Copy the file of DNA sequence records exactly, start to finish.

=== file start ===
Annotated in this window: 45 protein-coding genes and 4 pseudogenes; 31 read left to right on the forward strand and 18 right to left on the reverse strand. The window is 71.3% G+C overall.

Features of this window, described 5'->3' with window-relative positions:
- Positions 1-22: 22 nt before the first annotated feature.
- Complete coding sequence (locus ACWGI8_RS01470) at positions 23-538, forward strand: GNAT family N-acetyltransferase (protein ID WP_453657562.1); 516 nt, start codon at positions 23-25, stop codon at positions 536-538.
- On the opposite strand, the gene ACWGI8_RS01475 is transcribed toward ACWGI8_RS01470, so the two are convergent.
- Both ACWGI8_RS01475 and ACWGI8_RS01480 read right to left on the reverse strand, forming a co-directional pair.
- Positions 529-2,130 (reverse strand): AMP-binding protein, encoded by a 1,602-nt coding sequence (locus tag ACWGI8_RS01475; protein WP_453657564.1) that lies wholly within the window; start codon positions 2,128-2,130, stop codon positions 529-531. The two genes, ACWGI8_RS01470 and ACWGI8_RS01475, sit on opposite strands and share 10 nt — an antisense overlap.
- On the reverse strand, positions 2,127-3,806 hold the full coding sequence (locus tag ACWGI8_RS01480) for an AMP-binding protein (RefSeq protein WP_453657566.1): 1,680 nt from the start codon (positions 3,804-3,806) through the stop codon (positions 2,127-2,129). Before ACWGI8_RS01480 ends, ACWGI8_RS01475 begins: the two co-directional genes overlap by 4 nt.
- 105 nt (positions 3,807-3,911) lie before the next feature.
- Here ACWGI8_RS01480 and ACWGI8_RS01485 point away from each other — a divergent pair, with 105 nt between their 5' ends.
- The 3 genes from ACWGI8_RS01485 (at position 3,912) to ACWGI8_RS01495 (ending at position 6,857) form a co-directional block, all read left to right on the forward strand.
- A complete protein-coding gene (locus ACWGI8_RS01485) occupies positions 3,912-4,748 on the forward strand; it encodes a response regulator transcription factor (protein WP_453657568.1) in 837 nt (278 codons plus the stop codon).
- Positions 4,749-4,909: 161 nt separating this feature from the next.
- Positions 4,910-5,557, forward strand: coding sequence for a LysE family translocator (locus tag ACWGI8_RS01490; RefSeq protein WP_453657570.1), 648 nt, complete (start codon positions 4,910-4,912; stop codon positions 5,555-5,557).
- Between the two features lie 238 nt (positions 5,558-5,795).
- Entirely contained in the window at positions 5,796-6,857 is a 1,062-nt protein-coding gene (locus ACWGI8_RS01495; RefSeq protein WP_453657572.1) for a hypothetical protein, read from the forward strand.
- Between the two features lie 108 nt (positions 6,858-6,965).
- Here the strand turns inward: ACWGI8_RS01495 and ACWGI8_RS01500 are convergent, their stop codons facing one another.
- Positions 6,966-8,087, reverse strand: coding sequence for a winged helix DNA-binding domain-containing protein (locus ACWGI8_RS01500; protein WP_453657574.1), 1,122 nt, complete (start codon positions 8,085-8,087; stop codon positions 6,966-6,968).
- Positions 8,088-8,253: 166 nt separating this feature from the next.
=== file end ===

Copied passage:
Annotated in this window: 45 protein-coding genes and 4 pseudogenes; 31 read left to right on the forward strand and 18 right to left on the reverse strand. The window is 71.3% G+C overall.

Features of this window, described 5'->3' with window-relative positions:
- Positions 1-22: 22 nt before the first annotated feature.
- Complete coding sequence (locus ACWGI8_RS01470) at positions 23-538, forward strand: GNAT family N-acetyltransferase (protein ID WP_453657562.1); 516 nt, start codon at positions 23-25, stop codon at positions 536-538.
- On the opposite strand, the gene ACWGI8_RS01475 is transcribed toward ACWGI8_RS01470, so the two are convergent.
- Both ACWGI8_RS01475 and ACWGI8_RS01480 read right to left on the reverse strand, forming a co-directional pair.
- Positions 529-2,130 (reverse strand): AMP-binding protein, encoded by a 1,602-nt coding sequence (locus tag ACWGI8_RS01475; protein WP_453657564.1) that lies wholly within the window; start codon positions 2,128-2,130, stop codon positions 529-531. The two genes, ACWGI8_RS01470 and ACWGI8_RS01475, sit on opposite strands and share 10 nt — an antisense overlap.
- On the reverse strand, positions 2,127-3,806 hold the full coding sequence (locus tag ACWGI8_RS01480) for an AMP-binding protein (RefSeq protein WP_453657566.1): 1,680 nt from the start codon (positions 3,804-3,806) through the stop codon (positions 2,127-2,129). Before ACWGI8_RS01480 ends, ACWGI8_RS01475 begins: the two co-directional genes overlap by 4 nt.
- 105 nt (positions 3,807-3,911) lie before the next feature.
- Here ACWGI8_RS01480 and ACWGI8_RS01485 point away from each other — a divergent pair, with 105 nt between their 5' ends.
- The 3 genes from ACWGI8_RS01485 (at position 3,912) to ACWGI8_RS01495 (ending at position 6,857) form a co-directional block, all read left to right on the forward strand.
- A complete protein-coding gene (locus ACWGI8_RS01485) occupies positions 3,912-4,748 on the forward strand; it encodes a response regulator transcription factor (protein WP_453657568.1) in 837 nt (278 codons plus the stop codon).
- Positions 4,749-4,909: 161 nt separating this feature from the next.
- Positions 4,910-5,557, forward strand: coding sequence for a LysE family translocator (locus tag ACWGI8_RS01490; RefSeq protein WP_453657570.1), 648 nt, complete (start codon positions 4,910-4,912; stop codon positions 5,555-5,557).
- Between the two features lie 238 nt (positions 5,558-5,795).
- Entirely contained in the window at positions 5,796-6,857 is a 1,062-nt protein-coding gene (locus ACWGI8_RS01495; RefSeq protein WP_453657572.1) for a hypothetical protein, read from the forward strand.
- Between the two features lie 108 nt (positions 6,858-6,965).
- Here the strand turns inward: ACWGI8_RS01495 and ACWGI8_RS01500 are convergent, their stop codons facing one another.
- Positions 6,966-8,087, reverse strand: coding sequence for a winged helix DNA-binding domain-containing protein (locus ACWGI8_RS01500; protein WP_453657574.1), 1,122 nt, complete (start codon positions 8,085-8,087; stop codon positions 6,966-6,968).
- Positions 8,088-8,253: 166 nt separating this feature from the next.